Indianapolis wants to become the first major city to replace its entire fleet with electric and plug-in hybrid vehicles in a move the mayor says is designed to reduce U.S. reliance on foreign-produced fuels, city officials said Wednesday.
Shares of JinkoSolar jumped 21 percent Wednesday after the company received a contract from WBHO-Building Energy Ltd. to supply 81 megawatts of solar modules for a power project in South Africa. JinkoSolar will deliver a total of 344,540 photovoltaic solar panels for the project, which is expected to generate about 146 gigawatt hour of power equivalent.
Honda is recalling more than 870,000 minivans and SUVs worldwide because they can roll away even though drivers have removed the keys from the ignition. The recall affects older-model vehicles sold mainly in the U.S. Problems with the ignition switches have plagued Honda for years. It has recalled nearly 2.3 million vehicles for the problem since 2003.
German sports car maker Porsche AG says it has already broken last year's record sales number with one month left in 2012. The company, which is now owned by Volkswagen, said Wednesday it delivered 128,978 vehicles through November, more than the total of 118,868 it sold in all of 2011 — at the time a new record.
About a year and a half before a fire at a clothing factory in Bangladesh killed 112 people in November, executives from Wal-Mart, Gap and other big retailers met nearby to discuss ways to prevent the unsafe working conditions that have made such tragedies common.
A bankruptcy judge on Tuesday approved the sale of most of the assets of failed battery maker A123 Systems Inc. to the U.S. arm of Chinese auto parts conglomerate Wanxiang Group Corp. for nearly $257 million. In asking Judge Kevin Carey to approve the sale, attorneys for A123 noted that the winning bid submitted by Wanxiang America Corp. last week was more than double an initial $125 million offer.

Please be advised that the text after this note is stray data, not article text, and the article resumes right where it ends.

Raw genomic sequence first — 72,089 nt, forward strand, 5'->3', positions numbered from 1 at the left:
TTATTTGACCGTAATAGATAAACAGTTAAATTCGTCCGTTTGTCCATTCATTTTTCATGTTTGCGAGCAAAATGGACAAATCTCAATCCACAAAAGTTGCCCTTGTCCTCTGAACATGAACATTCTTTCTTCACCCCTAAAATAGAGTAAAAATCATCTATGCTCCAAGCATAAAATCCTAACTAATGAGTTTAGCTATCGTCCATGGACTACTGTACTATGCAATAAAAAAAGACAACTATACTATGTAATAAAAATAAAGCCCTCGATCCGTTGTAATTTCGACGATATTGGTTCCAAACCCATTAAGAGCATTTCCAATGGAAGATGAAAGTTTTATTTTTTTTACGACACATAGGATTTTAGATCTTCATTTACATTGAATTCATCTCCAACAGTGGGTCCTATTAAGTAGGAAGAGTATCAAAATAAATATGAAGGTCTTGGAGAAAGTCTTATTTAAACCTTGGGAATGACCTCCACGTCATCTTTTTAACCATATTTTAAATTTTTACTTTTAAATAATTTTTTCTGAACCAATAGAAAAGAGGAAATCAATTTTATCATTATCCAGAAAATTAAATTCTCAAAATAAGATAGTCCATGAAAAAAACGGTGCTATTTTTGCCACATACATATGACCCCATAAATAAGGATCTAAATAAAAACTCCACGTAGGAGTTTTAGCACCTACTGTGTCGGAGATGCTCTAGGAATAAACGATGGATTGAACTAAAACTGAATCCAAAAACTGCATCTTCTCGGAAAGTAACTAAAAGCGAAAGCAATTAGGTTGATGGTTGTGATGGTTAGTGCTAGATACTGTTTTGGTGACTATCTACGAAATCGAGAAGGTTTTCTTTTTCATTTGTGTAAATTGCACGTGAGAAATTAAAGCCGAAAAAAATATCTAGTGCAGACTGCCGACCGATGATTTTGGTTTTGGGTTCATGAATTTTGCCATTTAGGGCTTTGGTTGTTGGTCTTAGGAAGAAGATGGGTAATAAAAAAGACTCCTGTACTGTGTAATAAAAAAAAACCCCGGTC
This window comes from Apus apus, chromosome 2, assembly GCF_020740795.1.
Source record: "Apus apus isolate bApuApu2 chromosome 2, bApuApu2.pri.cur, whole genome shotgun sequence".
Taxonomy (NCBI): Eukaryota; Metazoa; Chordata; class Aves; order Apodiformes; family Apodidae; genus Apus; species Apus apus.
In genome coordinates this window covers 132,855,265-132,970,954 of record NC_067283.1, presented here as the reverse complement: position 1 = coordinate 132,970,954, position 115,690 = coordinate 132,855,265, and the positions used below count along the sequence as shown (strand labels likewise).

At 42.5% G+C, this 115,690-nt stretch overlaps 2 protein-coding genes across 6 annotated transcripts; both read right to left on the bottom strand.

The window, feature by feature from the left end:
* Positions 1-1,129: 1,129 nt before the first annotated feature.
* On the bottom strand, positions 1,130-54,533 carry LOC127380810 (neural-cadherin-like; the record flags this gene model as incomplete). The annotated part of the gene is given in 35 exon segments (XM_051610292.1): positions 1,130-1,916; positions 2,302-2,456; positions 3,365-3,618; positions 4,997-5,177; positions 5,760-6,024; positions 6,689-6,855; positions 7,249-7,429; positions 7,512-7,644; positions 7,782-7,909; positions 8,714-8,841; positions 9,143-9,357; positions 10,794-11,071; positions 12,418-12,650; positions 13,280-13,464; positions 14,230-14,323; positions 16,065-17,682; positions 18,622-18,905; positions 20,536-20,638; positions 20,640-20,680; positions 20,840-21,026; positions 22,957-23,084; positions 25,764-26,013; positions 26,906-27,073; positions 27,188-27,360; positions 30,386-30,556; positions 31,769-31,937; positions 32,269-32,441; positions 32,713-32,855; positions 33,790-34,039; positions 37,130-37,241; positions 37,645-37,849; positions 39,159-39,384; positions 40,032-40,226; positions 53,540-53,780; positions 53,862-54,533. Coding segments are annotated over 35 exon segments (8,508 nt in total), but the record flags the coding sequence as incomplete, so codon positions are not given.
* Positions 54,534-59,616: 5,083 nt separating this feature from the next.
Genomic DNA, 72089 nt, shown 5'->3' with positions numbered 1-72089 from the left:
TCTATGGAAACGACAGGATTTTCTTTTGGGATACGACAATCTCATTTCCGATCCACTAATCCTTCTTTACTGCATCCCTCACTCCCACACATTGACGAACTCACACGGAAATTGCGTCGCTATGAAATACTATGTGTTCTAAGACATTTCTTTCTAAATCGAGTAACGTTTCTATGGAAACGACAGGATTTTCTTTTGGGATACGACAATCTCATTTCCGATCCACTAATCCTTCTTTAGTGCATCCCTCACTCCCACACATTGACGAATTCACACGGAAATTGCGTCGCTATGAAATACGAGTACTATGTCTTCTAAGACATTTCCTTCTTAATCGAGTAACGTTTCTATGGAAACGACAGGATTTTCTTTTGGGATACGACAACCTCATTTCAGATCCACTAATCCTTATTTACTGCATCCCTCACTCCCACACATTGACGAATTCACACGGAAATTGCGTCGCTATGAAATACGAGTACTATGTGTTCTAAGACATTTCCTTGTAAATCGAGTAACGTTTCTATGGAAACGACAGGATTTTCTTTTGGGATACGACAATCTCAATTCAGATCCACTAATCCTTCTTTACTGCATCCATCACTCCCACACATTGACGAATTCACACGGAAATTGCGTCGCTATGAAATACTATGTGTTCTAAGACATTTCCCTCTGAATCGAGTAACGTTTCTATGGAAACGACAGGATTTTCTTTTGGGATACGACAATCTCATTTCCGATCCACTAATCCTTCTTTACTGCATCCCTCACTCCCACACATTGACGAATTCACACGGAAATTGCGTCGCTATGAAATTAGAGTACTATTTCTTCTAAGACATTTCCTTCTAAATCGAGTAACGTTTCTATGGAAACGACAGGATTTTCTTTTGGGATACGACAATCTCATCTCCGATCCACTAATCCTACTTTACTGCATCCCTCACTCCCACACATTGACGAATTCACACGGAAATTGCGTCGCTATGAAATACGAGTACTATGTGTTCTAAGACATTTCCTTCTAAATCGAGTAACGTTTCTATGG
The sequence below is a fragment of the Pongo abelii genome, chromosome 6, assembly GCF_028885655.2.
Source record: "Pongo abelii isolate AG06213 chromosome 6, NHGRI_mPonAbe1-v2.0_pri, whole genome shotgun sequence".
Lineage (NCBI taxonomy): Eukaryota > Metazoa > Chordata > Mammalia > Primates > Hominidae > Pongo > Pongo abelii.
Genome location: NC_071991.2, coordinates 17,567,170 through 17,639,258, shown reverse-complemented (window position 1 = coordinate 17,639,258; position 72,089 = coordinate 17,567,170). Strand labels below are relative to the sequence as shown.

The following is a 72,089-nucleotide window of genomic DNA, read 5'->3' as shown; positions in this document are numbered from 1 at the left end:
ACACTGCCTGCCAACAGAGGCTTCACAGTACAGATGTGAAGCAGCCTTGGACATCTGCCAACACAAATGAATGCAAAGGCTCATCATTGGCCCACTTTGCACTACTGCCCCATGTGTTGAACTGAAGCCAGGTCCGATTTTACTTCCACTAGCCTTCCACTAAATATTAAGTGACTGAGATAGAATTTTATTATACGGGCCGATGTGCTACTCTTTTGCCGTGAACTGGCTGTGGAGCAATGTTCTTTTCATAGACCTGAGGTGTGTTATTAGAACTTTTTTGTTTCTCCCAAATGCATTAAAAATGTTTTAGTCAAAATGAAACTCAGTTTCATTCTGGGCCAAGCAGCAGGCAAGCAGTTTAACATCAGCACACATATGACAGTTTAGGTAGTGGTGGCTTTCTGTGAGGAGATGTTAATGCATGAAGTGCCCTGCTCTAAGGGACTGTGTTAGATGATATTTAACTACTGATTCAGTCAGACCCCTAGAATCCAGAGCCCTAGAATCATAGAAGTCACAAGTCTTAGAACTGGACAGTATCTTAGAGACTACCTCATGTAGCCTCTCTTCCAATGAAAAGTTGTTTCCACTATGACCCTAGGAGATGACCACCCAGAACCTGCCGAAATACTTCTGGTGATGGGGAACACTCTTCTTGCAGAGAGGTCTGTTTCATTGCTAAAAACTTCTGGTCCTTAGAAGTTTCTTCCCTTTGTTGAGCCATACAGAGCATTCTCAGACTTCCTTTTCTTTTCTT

In a dizzyingly short time span, Republicans have converted Michigan from a seemingly impregnable fortress of organized labor into a right-to-work state, leaving outgunned Democrats and union activists with little recourse but to shake their fists and seek retribution at the ballot box.
Industrial production in India soared 8.2 percent in October, a sharp spike for Asia's third largest economy but industry viewed the data with some caution. The data from India's Central Statistics Office on Wednesday showed that manufacturing rose 9.6 percent and electricity output increased 5.5 percent from the year before.
The European Union has approved a common patent system to cut red tape and streamline patent procedures across much of Europe. The European Parliament on Tuesday concluded the drawn-out decision-making process, backing a cluster of packages by a wide majority to end nearly four decades of fighting and negotiating over the issue.
Chrysler Group is seeking tax incentives for a sprawling Indiana plant that was the heart of a deal with a German company that the automaker pulled out of in 2008. Chrysler spokeswoman Jodi Tinson confirmed that the automaker has filed for tax abatement on the plant, which was originally built as part of a partnership with German auto parts maker Getrag.